Tillman Hodgson wrote:

Could you use something like ssh to transfer the files rather than needing NFS? (I don't know if you mentioned what the NFS-end box was...).


That's a good idea. In this case the NFS-end box is an Infrant appliance
so I don't think I can use scp. I'll check deeper into it -- if it can
do scp, that gives me more options.
No idea what an Infrant appliance is, but makes ssh less likely.

I'm also not clear why you think that keeping the NFS partition mounted all the time is so bad. If there is no access then surely the overhead is minimal.

That's true, there's no real performance hit. It's not the overhead I'm
worried about, it's minimizing the exposure of the backups volume to
problems. A network filesystem that isn't mounted is one that's much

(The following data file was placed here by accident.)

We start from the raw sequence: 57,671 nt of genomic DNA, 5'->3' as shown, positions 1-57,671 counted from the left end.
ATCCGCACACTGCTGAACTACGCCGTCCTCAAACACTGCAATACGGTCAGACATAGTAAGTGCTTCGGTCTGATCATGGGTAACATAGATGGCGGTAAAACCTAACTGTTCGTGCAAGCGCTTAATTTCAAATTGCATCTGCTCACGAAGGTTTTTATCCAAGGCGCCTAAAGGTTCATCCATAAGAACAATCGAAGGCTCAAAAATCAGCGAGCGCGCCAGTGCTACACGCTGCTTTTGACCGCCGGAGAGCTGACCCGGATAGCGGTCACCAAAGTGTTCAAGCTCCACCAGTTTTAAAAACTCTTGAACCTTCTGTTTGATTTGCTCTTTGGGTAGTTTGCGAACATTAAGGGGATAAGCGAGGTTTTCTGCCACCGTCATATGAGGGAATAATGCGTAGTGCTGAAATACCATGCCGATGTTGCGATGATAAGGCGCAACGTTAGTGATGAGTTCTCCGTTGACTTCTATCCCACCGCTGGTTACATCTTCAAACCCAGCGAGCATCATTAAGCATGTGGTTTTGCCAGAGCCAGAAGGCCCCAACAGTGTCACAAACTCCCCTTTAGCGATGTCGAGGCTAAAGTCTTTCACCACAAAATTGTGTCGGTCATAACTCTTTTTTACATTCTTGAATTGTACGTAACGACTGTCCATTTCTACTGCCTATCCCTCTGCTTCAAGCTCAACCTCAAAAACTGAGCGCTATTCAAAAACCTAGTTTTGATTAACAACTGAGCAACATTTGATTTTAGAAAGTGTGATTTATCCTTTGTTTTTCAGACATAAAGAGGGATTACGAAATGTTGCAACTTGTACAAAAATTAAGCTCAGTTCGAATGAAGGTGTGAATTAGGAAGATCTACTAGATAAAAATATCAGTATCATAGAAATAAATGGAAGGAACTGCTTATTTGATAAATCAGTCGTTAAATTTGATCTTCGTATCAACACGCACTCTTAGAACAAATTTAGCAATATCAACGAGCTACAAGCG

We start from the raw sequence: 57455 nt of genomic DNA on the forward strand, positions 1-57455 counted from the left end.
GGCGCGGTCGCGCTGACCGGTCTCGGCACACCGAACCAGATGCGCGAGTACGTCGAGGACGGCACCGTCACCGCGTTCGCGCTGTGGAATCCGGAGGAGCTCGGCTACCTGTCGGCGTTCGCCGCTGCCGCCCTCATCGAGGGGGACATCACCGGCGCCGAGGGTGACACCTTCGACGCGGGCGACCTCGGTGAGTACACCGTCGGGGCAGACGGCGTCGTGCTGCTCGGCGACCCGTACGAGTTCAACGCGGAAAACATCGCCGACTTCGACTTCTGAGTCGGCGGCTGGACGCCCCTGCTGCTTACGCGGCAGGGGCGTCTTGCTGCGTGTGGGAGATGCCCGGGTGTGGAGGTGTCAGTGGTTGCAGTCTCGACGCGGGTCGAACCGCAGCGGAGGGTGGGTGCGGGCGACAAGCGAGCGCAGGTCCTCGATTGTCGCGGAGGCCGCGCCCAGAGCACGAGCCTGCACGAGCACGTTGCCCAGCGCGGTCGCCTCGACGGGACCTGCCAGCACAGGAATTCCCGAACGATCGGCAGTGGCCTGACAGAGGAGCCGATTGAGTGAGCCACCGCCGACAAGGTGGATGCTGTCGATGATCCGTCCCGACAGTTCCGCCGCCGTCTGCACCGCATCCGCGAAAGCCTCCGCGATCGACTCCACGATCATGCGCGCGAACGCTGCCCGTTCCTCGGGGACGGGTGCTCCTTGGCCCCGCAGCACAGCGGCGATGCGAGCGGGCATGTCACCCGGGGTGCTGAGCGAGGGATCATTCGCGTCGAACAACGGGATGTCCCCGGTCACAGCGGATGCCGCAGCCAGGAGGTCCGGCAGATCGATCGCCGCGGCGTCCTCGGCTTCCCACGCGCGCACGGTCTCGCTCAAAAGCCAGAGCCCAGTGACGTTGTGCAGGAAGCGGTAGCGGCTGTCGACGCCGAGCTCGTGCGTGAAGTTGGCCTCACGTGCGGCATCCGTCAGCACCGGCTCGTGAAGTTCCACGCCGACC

harder to accidently rm files from and such :-)
Yes, that's certainly an issue. Presumably you can lock down the directory perms to be root only or root/operator though. Depending on setup and money, backing up the backups to tape would give more safeguards.

Your other alternative is to use lockfiles to control when things get mounted/unmounted. If the control file is locked, you wait until it's unlocked (or bomb with an error, whatever). Trivial in perl, and lockf(1) looks like the way to go with shell.

That's the scripting magic that I mentioned. It looks like this is
likely the best solution with my current volume arrangement. In
hindsight, I think should've used three shares instead of one and then
the daily, weekly and monthly mounts wouldn't conflict with each other.
Can you mount sub-directories from the share as separate mounts? E.g. create simple directories called daily, weekly and monthly on the share, and mount each separately? Then you'd just have to move some files around rather than re-create the share. Plus with a single share you don't have to decide in advance how much space each specific directory needs.

Hth,

--Alex


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